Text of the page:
Serena Cangiano: The SGMK seems to offer very original ideas, a practical approach in DIY and hacking, that is based on the idea that people can recombine technology and modify it according to their needs and wishes in order to create their own messages and meanings. However not only, this is all done to have fun as well.
Marc Dusseiller: The term DIY has a really long history but only recently it has assumed a connection with the hacker culture. In this case hacking is not seen for its negative aspect but they refer to the fact that technology is used in a different way than it should be, to satisfy the need for creativity. For this reason we try above all things to apply an aware attitude and we try to organize events where participants can discuss what technology means to them. In our festivals dedicated to the “do it yourself” method, our goal has been to introduce people to the DIY electronics practice and to electronic art, even though this field seems a little geeky.
From the beginning of our project we have always tried to defuse this culture and bring people closer to this world and make them realize how it could be fun and interesting as well as educational. We have also started to organize, for example, the DIY Make away series, a few short workshops where the participants can pick out an electronic or interactive object, like you usually pick out things from a fast food menu, that they would like and within a few hours, with our help, they are able to construct their own small synthesizer, laser systems and robots.
In order to do all of this we have special instruments and kits used as starters such as Micro Noise, a synthesizer that communicates with light sensors and allows you to create beautiful sounds. Families can use this kit and create small interactive systems for their kids.
Serena Cangiano: So you invented your own systems and kits?
Marc Dusseiller: Usually we use kits that are already available on the internet, something that the DIY community shares for some time now. We do not actually invent anything but the important thing for us and to help people discover the creative side of technology. For example in the workshops 1x_pixel children work on an interactive work of art that is audio-visible, starting with just one pixel, in this way they learn what a pixel is by manipulating an electronic circuit, a microphone and audio amplifier that controls the LED RGB.
Serena Cangiano: So you are specialized in nanotechnology. Are you able to combine your specialization with the artistic practices based on the DIY?
Marc Dusseiller: I did a masters thesis on nanotechnology and material engineering at the ETH in Zurich. I tried to apply my knowledge of the DIY and the knowledge in SGMK, combining them with biological science. This is where my interest started, for example, an independent project Hackteria, developed with Andy Gracie and Yashas Shetty after a meeting at the Interactivos workshop organized at the Prado Media Lab in Madrid.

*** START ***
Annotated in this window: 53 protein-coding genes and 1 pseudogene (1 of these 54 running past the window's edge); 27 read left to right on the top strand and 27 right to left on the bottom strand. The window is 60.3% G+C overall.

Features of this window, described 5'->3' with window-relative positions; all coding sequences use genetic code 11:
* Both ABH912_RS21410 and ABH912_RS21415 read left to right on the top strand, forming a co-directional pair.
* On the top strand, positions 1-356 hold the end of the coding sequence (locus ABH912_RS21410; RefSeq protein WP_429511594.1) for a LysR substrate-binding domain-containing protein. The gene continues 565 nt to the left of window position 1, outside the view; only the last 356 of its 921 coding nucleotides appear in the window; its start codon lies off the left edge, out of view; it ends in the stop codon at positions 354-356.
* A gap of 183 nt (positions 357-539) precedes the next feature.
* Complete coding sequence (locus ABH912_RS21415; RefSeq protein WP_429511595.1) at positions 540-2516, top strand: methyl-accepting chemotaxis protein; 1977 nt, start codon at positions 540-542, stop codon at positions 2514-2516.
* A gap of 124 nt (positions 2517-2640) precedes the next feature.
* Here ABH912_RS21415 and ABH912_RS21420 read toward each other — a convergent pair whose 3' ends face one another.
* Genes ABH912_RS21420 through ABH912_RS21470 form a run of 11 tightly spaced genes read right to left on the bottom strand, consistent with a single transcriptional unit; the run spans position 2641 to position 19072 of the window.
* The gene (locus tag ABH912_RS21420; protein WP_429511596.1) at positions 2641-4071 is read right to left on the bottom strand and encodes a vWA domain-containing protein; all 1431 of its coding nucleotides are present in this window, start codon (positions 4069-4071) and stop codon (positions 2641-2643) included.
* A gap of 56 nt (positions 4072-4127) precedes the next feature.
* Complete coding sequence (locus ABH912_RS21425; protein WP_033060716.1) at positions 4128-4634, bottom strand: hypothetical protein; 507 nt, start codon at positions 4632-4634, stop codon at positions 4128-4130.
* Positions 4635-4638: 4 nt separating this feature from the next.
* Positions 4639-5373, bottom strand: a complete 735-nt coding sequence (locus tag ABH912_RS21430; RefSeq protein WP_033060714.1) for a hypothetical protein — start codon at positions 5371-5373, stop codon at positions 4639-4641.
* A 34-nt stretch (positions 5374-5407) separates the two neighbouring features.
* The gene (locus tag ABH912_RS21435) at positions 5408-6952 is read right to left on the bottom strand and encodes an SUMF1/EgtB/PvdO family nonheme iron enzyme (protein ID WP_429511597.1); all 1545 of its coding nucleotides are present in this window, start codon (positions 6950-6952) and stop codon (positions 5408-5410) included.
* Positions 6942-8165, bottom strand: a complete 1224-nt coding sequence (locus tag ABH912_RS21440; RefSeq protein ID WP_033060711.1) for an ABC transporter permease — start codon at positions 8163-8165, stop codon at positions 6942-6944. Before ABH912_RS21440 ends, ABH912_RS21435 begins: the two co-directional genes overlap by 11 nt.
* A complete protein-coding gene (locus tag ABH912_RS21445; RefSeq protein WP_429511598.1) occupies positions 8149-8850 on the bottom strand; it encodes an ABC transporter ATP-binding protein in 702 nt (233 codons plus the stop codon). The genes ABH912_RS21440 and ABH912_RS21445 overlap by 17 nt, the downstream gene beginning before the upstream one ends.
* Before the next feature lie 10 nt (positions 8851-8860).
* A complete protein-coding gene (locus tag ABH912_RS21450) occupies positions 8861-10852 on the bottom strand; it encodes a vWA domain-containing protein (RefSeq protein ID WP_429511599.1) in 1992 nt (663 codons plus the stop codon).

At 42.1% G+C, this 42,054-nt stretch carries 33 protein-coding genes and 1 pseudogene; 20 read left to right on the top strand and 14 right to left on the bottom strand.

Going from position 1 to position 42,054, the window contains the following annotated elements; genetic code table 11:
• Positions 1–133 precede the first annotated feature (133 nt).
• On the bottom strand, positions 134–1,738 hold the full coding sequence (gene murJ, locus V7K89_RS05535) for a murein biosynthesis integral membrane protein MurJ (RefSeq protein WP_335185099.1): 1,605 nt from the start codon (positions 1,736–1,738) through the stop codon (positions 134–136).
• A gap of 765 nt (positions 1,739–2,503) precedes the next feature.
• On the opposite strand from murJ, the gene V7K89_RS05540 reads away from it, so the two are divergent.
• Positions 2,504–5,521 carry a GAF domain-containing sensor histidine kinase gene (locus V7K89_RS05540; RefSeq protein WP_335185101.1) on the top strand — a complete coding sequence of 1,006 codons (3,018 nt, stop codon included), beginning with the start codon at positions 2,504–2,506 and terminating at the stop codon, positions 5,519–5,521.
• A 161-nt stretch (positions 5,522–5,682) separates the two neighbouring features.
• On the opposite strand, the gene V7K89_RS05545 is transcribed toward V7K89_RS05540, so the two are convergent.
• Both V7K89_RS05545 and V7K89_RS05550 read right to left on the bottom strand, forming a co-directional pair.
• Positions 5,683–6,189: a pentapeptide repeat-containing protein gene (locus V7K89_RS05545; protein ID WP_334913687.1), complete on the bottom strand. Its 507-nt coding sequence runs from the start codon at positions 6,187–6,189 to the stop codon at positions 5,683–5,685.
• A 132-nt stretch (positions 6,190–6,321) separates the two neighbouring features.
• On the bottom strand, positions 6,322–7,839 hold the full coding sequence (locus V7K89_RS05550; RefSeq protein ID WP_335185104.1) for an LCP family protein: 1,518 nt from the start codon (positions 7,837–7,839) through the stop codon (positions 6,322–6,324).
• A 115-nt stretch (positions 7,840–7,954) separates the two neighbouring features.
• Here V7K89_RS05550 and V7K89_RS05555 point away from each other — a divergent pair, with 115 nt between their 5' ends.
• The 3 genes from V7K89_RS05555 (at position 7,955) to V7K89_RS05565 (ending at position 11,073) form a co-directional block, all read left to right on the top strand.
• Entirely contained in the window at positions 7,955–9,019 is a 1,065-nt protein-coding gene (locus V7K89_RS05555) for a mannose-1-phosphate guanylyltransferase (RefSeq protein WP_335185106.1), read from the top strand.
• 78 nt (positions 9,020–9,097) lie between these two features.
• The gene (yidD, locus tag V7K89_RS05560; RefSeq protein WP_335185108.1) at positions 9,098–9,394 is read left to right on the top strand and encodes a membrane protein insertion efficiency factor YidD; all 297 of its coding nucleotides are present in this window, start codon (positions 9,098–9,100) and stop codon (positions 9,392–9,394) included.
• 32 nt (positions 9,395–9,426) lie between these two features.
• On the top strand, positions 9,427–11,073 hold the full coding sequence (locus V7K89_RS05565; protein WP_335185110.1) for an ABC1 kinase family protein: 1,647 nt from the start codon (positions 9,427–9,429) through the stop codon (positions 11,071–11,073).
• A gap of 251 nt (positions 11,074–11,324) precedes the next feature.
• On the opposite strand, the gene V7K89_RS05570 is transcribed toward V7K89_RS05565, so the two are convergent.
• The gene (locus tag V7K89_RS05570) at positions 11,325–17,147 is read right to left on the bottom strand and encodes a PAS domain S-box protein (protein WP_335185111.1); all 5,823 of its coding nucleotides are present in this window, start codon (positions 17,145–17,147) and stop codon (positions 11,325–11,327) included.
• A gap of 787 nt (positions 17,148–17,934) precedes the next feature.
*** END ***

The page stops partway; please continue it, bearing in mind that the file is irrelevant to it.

With Andy and Yashas we started working on the organization of the workshop that would be oriented on divulgating the artist techniques in bio art and this allowed me to create a point of contact between the activities that I do at the SGMK using my scientific background. The question that pops up is about the Hackeria project is, how can you use micro organisms and bacteria in a artistic way? This type of question implies that artists must be informed and educated on what bacteria is before being able to work on scientific projects.
After this starting point, we tried to combine this question with the practices typical of DIY: I started to work, for example, on the manipulation of a webcam that costs 10 dollars for the creation of digital microscopes that cost very little, therefore working on bio electronics for artists. Bio electronics for artists in this DIY project has to do with the possibility of building a living microscope to electronically control the bio system, or vice versa, get that biological system to control another system, like a sort of interactive work of art where the subject of the interaction is not a spectator, but a microscopical animal.
Serena Cangiano: On the net I saw some pictures where there are several people putting together and manipulating circuits in the middle of fantastic natural landscapes. What does DIY have to do with the white sandy beaches in Indonesia?
Marc Dusseiller: I travel a lot to in Asia and Indonesia. I have also been in Taiwan and Hong Kong for DIY workshops. In Hong Kong for example, you can find markets in the middle of the street full of technological leftovers, LED, electronic gadgets that all cost very little. Over there it very common to build home made technological systems but the real artist touch is missing. They know media art very well however only in its antique form, based on gigantic interactive facades and audio visible projections.
I think that the workshops that I hold in Asia and Indonesia are very interesting because they have this particular need of learning everything before dedicating themselves to an electronic bricolage. They like learning before doing, but when you actually work on these projects you never know what you are going to end up with. So when people ask me what I’m working on I tell them that I have no idea, I’m just trying!